Ismagilova continues her fight to have the town evacuated and resettled, but admits that is unlikely to happen. The governor of Chelyabinsk, Petr Sumin, personally told her in a 2004 meeting that there was no money for resettlement. And anyway, he added, it wasn't his problem. "This is the USSR's fault, not ours," said the governor.
In lieu of resettlement, Ismagilova fights for whatever help she can get.
"The economy here is dead, the radiation destroyed it," she says. "I know there's no future here, but I promised to help these people, to get them some medical help, remuneration, roads. Something while they are still alive."
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Belief that a cruel medical experiment has been perpetrated against villages downwind and downriver from Mayak is also strong in places unaffected by the '57 explosion. This is especially true of the Tatar village of Muslyumovo, 15 kilometers south of Karobolka, which received its first major dose of Mayak radiation long before the cooling system failure of 1957.
Like other villages along the Techa river, which flows east past Ozersk and the Mayak plant, Muslyumovo's tragedy began in 1948, at the dawn of Russia's nuclear era. It was then that the secret Mayak complex was built to produce plutonium for the country's nascent nuclear arsenal. During the first three years of Mayak's existence, the waste problem was solved in the easiest and cheapest possible way: it was simply pumped directly into the nearby Techa. It was not a decision made in ignorance. Stalin personally forbade Igor Kurchatov, the father of the Soviet bomb, from handling uranium in his research. And Mayak officials had seen Gulag laborers spit blood and die quickly from carrying barrels of radioactive waste with their bare hands. Soviet officials knew the stuff was deadly. It was only when 70 percent of the Techa riverside village of Betlino was diagnosed with cancer in 1951 that the dumping stopped.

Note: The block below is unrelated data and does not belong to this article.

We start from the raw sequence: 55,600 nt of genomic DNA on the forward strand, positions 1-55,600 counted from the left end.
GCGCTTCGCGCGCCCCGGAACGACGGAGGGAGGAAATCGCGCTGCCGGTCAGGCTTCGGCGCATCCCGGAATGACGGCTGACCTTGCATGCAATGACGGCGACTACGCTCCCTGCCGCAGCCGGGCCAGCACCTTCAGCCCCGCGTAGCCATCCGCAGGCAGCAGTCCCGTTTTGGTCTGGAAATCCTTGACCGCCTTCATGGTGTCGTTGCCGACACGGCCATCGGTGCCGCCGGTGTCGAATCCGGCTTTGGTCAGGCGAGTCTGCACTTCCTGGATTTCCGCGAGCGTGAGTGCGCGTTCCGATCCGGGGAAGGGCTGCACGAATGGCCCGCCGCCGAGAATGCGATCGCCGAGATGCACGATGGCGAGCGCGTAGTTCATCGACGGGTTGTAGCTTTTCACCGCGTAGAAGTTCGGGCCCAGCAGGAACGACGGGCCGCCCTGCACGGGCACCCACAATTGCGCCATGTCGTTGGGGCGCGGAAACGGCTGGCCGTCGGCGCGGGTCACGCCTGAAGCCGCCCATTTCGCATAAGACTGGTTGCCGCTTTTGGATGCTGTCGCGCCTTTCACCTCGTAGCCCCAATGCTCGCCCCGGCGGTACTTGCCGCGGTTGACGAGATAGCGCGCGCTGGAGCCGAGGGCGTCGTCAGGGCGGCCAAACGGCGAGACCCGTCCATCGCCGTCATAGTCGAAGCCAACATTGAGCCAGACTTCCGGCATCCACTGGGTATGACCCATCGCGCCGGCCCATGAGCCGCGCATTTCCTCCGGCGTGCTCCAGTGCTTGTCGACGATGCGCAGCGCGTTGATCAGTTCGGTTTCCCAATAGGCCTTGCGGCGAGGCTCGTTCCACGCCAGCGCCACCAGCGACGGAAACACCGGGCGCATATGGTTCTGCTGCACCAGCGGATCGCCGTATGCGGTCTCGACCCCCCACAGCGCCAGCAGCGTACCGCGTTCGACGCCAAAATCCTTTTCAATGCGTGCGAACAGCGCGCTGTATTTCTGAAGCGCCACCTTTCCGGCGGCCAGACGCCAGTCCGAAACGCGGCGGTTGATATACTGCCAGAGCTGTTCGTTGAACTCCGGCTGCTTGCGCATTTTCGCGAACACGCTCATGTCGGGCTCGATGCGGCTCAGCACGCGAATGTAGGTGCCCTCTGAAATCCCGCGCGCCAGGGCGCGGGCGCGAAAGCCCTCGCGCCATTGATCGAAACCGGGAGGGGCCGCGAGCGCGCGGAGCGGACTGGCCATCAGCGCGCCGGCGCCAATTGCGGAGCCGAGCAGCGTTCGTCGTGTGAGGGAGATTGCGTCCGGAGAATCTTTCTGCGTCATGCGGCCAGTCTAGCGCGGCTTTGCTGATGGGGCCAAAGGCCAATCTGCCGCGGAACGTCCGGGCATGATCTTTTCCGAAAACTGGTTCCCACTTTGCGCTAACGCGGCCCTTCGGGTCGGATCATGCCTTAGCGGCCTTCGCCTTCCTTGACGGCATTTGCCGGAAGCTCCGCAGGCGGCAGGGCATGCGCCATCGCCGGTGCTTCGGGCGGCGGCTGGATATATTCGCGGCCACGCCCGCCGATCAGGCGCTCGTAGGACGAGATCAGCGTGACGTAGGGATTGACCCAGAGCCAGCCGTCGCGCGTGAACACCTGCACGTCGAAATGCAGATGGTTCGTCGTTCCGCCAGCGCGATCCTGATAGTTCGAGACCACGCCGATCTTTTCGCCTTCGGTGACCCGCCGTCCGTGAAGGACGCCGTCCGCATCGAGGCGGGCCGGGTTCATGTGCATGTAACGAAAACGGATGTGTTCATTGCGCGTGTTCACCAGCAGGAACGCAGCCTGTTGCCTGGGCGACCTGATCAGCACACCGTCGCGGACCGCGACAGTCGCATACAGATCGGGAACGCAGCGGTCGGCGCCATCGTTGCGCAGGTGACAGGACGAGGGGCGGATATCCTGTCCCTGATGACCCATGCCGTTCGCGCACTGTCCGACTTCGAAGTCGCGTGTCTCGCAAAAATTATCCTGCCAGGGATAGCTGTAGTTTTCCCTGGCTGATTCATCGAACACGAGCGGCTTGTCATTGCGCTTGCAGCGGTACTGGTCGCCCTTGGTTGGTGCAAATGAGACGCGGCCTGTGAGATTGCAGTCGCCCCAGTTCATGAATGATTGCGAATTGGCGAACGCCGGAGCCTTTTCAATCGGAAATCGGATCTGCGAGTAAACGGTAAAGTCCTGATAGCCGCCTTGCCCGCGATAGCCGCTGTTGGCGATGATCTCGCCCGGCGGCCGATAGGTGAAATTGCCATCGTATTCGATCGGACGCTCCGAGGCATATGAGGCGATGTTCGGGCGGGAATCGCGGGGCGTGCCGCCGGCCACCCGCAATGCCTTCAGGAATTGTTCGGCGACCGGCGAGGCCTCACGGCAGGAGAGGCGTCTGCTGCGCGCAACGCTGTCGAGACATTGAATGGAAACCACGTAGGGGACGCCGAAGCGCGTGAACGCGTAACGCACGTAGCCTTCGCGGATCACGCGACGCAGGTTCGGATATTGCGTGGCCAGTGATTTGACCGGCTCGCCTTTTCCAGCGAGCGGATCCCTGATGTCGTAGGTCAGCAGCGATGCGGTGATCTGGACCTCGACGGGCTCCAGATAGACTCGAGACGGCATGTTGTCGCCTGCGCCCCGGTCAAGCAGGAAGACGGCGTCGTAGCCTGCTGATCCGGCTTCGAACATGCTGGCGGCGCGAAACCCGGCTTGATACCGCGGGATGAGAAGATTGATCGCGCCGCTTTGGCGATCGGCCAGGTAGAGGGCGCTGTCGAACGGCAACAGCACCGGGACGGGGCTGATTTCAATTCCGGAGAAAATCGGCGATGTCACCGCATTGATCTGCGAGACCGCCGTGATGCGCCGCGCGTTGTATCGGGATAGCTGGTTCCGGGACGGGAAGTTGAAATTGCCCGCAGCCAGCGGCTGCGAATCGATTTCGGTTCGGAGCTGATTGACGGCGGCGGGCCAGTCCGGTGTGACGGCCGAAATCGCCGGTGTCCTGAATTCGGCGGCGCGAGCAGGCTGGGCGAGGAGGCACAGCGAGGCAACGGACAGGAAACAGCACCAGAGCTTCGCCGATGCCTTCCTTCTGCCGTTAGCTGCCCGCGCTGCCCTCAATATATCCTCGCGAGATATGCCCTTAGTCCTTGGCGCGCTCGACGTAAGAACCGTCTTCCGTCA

But the damage to the river was done. The radioactive waste sunk into the riverbed and bled deep into the sediment along the banks. To this day it remains in the water and the grazing grass of local livestock. The long-term affects can be seen in Muslyumovo, the biggest of a handful of villages (with a total population of about 7,000 between them) that for unknown reasons were not evacuated away from the Techa's most radioactive floodplains and riverbanks.
Throughout the southern Urals, Muslyumovo is a pariah town. The most famous bastard mutant of Mayak, it is shudder-inducing shorthand for all of the murky fears evoked by the specter of that insidious ghost, radiation.
A young woman holding a sign at an anti-nuclear protest in Chelyabinsk. The sign shows an Atomic Energy official telling local residents, "Russians! Your health is in your hands!"
"Few boys want to date or marry a girl from here because they think she'll be barren or give birth to a monster," says a lifelong resident named Mohammed. "If a boy falls in love with a Muslyumovo girl, the parents will step in and put an end to the relationship, even demand a divorce." The fear that Muslyumovo girls cannot produce healthy children is fed by the large collection of hideously deformed miscarriages kept in formaldehyde at the local hospital.
The health problems don't stop at birth. Muslyumovo suffers almost three times the national cancer rate, not counting the hundreds of sick residents regularly monitored by oncologists. Tales of chronic radiation sickness can be heard from anyone you stop on the street. A 2005 state study found the local drinking water to hold, on average, three times the acceptable level of radiation. Geiger counters placed at different points along the riverbank and nearby fields show 1000-2000 micro Rems per hour—or 50 to 100 times higher than normal. The village gets cleaner the farther you move away from the river, but most villagers live on land registering three times the safe level of Cesium-137, according to a Greenpeace study.